“We are not talking about the crisis, and we are not talking about the problems we are having – we are talking about our future. It is a wonderful theme,” said Marc Buttgenbach, director of labels and consumables for Bizerba, and also the Congress moderator.
Leading off the diverse speaker lineup was a presentation by Horst Opaschowski, a “futurologist” and author who has the aliases “Mr. Future,” and “The pope of the future.” Through his analysis of the mood and behaviors of the German people, he discussed his thoughts on impending changes in the economy and society.
Among the several trends Opaschowski touched on was the globalization of the working world, where he introduced a new term – “Glocalization.” Ultimately, he said, globalization means the distribution of the available volume of work around the globe. “But credibility can only be earned at the local level. Talent needs to be immigrated into the country, and these people need to be received in a positive way,” he said.
Opaschowski predicts a performance explosion from the young generation, and from women in particular. “A baby boom will be developing but will require time. And our working world will become more female,” he explained. “In Germany, women are entering the workforce with higher education and higher university degrees. Women will catch up and may even pass their male colleagues, and will be just as recognized in society. Men will find themselves losing career opportunities to women, and, of course, this will not go without conflict. Managing family life will be an issue.”
In the future, there will be a significant emphasis on health, Opaschowski predicts. He said, “Health will be the mega market of the future. It will be viewed like a religion, and the health sector will be like a church. It will be all about feeling well in your own body.”
In summary, Opaschowski emphasized that society and politicians will have to deal with new social problems. He stated, “There will be a big change – people will be poorer, but not less happy.”
The German Label Market, Labelstock Statistics
Robert Magerlein, president of Vske, and managing partner of Eurodruck, a German converter that employs more than 300 people, presented at the Congress a concise overview of Germany’s label market. According to Magerlein, in Germany there are 450 companies that manufacture labels, and these businesses employ 19,000 people. Their combined sales total is $2.4 billion euro.
In Germany, small to medium-sized businesses dominate the label printing landscape. Magerlein pointed out that 40% of the country’s label converters employ between 10 and 50 people, and 38.5% have less than 10. Germany’s label converters, he said, are a robust and resilient lot. “During the crisis, very few converters gave up. During the recovery, growth has been positive. This is due to the growing packaging market and positive economic development in Germany. We are quite fortunate.”
Following Magerlein, Jules Lejeune, FINAT’s managing director, shared current statistical data pertinent to the industry. He said that in 2012, total labelstock consumption in Europe was nearly 6 billion square meters, an increase of 1.7%. Remarkably, Lejeune said, the label industry has doubled its business in just two decades.
Lejeune pointed out that a major source of the growth is tied to the profliferation of filmic labels, which now represent more than 25% of total demand in Europe. He also noted that while Germany, the UK, Spain, France and Italy make up over 60% of Europe’s label market, it is Eastern Europe that is really driving the growth.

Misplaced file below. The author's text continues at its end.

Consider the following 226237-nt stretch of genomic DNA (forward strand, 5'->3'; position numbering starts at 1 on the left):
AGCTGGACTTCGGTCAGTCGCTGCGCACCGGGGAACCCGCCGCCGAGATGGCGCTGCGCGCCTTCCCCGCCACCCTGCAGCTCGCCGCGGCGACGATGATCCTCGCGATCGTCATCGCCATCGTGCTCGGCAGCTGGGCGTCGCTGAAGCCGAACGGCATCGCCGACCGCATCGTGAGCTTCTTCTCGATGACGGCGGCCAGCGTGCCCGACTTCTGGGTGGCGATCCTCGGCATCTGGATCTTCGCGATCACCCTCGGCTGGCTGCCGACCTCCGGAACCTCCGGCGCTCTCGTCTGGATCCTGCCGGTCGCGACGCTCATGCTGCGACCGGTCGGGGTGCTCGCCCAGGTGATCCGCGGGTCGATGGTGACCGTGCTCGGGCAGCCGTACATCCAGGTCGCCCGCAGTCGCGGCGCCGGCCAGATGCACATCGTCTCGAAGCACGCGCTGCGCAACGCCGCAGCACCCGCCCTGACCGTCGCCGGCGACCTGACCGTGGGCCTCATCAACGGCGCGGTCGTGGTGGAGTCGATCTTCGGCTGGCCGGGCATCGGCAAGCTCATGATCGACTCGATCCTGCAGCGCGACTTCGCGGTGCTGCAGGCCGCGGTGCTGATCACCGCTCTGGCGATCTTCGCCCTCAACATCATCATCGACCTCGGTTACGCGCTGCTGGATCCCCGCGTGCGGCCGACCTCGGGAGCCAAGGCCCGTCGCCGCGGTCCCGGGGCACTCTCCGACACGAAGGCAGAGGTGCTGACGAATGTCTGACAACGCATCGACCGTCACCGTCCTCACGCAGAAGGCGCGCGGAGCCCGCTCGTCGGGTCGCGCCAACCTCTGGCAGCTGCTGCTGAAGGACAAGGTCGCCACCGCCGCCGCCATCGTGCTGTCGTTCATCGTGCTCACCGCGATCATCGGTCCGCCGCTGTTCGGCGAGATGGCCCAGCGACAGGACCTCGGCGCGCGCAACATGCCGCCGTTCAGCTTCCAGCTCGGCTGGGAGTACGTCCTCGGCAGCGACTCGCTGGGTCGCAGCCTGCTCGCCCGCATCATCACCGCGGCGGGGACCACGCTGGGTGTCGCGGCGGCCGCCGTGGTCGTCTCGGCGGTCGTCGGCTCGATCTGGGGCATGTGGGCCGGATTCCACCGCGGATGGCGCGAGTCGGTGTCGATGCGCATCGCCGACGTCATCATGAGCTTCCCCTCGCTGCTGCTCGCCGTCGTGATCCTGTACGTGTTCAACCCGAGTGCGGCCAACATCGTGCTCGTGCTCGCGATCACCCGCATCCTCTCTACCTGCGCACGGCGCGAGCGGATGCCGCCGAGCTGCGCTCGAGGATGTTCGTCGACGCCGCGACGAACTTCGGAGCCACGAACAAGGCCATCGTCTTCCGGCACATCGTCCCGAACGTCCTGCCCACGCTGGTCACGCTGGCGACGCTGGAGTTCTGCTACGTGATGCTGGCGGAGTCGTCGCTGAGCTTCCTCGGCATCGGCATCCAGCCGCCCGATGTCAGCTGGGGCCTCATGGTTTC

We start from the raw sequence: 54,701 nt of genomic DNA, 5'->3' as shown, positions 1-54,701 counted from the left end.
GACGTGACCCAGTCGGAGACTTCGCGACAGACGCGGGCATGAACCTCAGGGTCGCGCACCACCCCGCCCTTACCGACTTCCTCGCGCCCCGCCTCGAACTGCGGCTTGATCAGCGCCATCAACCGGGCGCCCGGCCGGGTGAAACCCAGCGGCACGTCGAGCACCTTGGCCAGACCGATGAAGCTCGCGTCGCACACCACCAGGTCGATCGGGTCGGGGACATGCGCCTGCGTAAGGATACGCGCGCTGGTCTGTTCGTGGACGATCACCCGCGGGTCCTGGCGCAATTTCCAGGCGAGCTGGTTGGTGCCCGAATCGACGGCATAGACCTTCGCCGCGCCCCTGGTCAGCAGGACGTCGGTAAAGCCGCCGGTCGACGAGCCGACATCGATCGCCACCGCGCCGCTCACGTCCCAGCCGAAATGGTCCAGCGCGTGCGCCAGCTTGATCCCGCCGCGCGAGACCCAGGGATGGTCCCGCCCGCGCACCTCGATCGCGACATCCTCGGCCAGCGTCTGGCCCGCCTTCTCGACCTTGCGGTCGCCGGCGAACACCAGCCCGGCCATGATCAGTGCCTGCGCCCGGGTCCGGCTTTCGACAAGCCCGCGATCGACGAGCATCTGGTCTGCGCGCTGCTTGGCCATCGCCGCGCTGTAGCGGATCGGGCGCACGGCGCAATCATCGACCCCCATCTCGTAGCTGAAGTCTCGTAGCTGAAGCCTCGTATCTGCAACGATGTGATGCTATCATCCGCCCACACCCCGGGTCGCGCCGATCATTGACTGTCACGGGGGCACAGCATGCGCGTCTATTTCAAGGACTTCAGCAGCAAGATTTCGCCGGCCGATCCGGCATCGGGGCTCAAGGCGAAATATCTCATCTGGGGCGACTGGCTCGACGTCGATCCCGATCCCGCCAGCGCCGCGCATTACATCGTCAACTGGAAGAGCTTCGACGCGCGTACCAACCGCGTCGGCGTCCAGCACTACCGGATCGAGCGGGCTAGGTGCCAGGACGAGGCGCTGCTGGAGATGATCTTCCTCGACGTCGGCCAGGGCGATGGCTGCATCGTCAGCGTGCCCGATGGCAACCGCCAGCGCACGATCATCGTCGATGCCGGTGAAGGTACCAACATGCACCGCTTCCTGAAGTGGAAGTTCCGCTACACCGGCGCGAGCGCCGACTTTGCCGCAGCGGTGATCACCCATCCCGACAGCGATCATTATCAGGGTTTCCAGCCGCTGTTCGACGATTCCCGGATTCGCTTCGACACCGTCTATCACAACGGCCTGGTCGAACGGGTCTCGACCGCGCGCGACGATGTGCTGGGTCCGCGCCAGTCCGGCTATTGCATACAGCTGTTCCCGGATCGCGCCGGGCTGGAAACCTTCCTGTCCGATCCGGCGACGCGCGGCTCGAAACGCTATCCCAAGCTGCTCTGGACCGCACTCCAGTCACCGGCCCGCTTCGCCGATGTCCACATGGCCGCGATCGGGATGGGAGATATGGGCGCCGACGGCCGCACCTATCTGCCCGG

Lejeune concluded that with the market’s significant growth there is now more at stake, and the label industry shoulders more responsibility. He said, “Self adhesive is now a dominant force in mature markets, which thus makes it more volatile and sensitive to consumer behavior. We are not just printers, but solutions providers and a key part of the supply chain.”
The Future of the Label Industry – A Global Perspective
Day One of the business program concluded with presentations from representatives of the label industry’s leading labelstock suppliers. Jussi Vanhanen, president, UPM Raflatac (Finland), and Angelo Depietri, president, materials group, Avery Dennison, each gave presentations and then sat down with moderator Marc Buttgenbach to answer audience questions.
Both Vanhanen and Depietri focused on the label industry’s dominant trends: decreasing run sizes and margins, digital print, thinner substrates for sustainability and recycling, product safety and security, consolidation, and changes in the retail environment.
“The European retail market will continue to consolidate,” Vanhanen said. “This means more concentrated power in decision making, which will have an impact on our businesses.”
Vanhanen also emphasized the importance of partnering with “A” brands and private label. “Don’t get stuck with just the ‘B’ and ‘C’ brands,” he said, adding that the emergence of internet retail has implications for the label industry. “Typically, when people buy online, they buy established and trusted brands. So, again, this works in favor of ‘A ‘brands and private label.”
Depietri, presented many of Avery Dennison’s sustainability endeavors, and emphasized that the best way to reduce a product’s eco-footprint is to look at the entire product lifecycle. Avery Dennison’s Global MDO film labels, he said, produce 40% less waste, while using 26% less energy and 62% less water than conventional materials.
As digital printing becomes increasingly widespread in Europe, Depietri noted that it also presents challenges to the supplier as well as opportunities. “Worldwide, digital equipment accounted for 20% of new press sales, and 25% in Europe. While sales have been mostly HP and Xeikon, inkjet is coming on strong. The challenge for the supplier is to continue to develop products for an increasing number of print processes,” he said.